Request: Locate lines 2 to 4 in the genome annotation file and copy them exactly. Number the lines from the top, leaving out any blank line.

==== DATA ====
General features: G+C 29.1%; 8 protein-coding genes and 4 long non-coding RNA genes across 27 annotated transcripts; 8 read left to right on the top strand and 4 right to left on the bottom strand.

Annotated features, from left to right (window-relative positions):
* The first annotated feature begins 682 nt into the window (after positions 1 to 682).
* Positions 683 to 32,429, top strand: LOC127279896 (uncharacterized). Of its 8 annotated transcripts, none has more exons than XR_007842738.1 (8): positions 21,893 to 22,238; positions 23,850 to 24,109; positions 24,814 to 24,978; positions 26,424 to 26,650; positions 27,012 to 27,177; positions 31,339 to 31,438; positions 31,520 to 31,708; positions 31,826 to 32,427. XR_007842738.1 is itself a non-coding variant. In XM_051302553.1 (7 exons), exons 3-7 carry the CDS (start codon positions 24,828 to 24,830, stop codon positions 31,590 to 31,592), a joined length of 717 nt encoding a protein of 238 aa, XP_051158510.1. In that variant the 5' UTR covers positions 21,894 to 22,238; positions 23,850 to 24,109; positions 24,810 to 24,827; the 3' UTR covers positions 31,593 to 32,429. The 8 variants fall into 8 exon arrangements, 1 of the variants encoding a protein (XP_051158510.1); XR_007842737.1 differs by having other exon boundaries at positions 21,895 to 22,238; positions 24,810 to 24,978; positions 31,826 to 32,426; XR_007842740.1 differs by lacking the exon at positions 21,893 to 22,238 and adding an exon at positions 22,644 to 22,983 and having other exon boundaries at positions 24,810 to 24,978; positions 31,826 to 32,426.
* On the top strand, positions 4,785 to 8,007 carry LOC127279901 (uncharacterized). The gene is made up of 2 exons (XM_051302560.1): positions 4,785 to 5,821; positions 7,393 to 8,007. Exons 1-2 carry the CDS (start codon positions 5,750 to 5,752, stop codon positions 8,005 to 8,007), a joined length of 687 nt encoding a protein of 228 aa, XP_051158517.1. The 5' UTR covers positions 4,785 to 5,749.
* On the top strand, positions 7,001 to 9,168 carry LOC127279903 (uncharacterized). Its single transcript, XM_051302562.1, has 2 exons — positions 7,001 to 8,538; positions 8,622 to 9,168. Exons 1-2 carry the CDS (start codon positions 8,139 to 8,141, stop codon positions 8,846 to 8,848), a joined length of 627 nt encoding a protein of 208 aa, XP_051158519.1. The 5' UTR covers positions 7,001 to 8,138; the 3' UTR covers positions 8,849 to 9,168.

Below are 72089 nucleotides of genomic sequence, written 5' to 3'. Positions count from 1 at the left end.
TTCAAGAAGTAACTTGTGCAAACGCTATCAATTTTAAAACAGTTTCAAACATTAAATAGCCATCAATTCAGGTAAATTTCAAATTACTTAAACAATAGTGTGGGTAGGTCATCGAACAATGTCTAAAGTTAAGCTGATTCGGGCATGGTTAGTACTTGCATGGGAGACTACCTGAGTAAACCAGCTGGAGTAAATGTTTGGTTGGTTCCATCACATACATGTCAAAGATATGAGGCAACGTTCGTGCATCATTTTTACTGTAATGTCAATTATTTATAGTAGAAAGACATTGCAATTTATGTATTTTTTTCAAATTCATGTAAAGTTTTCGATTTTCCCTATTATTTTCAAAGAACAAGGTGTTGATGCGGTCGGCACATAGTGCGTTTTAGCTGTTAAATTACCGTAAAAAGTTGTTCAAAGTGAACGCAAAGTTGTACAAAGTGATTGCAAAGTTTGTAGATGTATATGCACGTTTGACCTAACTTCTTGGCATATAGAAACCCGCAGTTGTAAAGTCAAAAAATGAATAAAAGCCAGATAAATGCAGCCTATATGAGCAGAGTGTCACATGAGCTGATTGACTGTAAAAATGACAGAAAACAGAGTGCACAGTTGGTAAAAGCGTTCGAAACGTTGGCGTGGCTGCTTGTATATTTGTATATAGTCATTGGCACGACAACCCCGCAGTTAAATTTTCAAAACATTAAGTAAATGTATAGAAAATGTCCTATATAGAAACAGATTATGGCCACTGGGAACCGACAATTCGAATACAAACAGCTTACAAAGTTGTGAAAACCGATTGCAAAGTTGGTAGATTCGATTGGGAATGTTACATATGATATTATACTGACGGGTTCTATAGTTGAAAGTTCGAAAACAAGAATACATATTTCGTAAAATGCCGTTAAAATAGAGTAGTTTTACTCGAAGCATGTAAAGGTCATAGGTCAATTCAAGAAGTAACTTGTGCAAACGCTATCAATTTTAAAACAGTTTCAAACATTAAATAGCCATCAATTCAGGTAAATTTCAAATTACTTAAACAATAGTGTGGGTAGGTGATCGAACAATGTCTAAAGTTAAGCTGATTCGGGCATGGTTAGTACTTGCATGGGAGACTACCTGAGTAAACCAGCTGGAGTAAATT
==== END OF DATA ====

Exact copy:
Annotated features, from left to right (window-relative positions):
* The first annotated feature begins 682 nt into the window (after positions 1 to 682).
* Positions 683 to 32,429, top strand: LOC127279896 (uncharacterized). Of its 8 annotated transcripts, none has more exons than XR_007842738.1 (8): positions 21,893 to 22,238; positions 23,850 to 24,109; positions 24,814 to 24,978; positions 26,424 to 26,650; positions 27,012 to 27,177; positions 31,339 to 31,438; positions 31,520 to 31,708; positions 31,826 to 32,427. XR_007842738.1 is itself a non-coding variant. In XM_051302553.1 (7 exons), exons 3-7 carry the CDS (start codon positions 24,828 to 24,830, stop codon positions 31,590 to 31,592), a joined length of 717 nt encoding a protein of 238 aa, XP_051158510.1. In that variant the 5' UTR covers positions 21,894 to 22,238; positions 23,850 to 24,109; positions 24,810 to 24,827; the 3' UTR covers positions 31,593 to 32,429. The 8 variants fall into 8 exon arrangements, 1 of the variants encoding a protein (XP_051158510.1); XR_007842737.1 differs by having other exon boundaries at positions 21,895 to 22,238; positions 24,810 to 24,978; positions 31,826 to 32,426; XR_007842740.1 differs by lacking the exon at positions 21,893 to 22,238 and adding an exon at positions 22,644 to 22,983 and having other exon boundaries at positions 24,810 to 24,978; positions 31,826 to 32,426.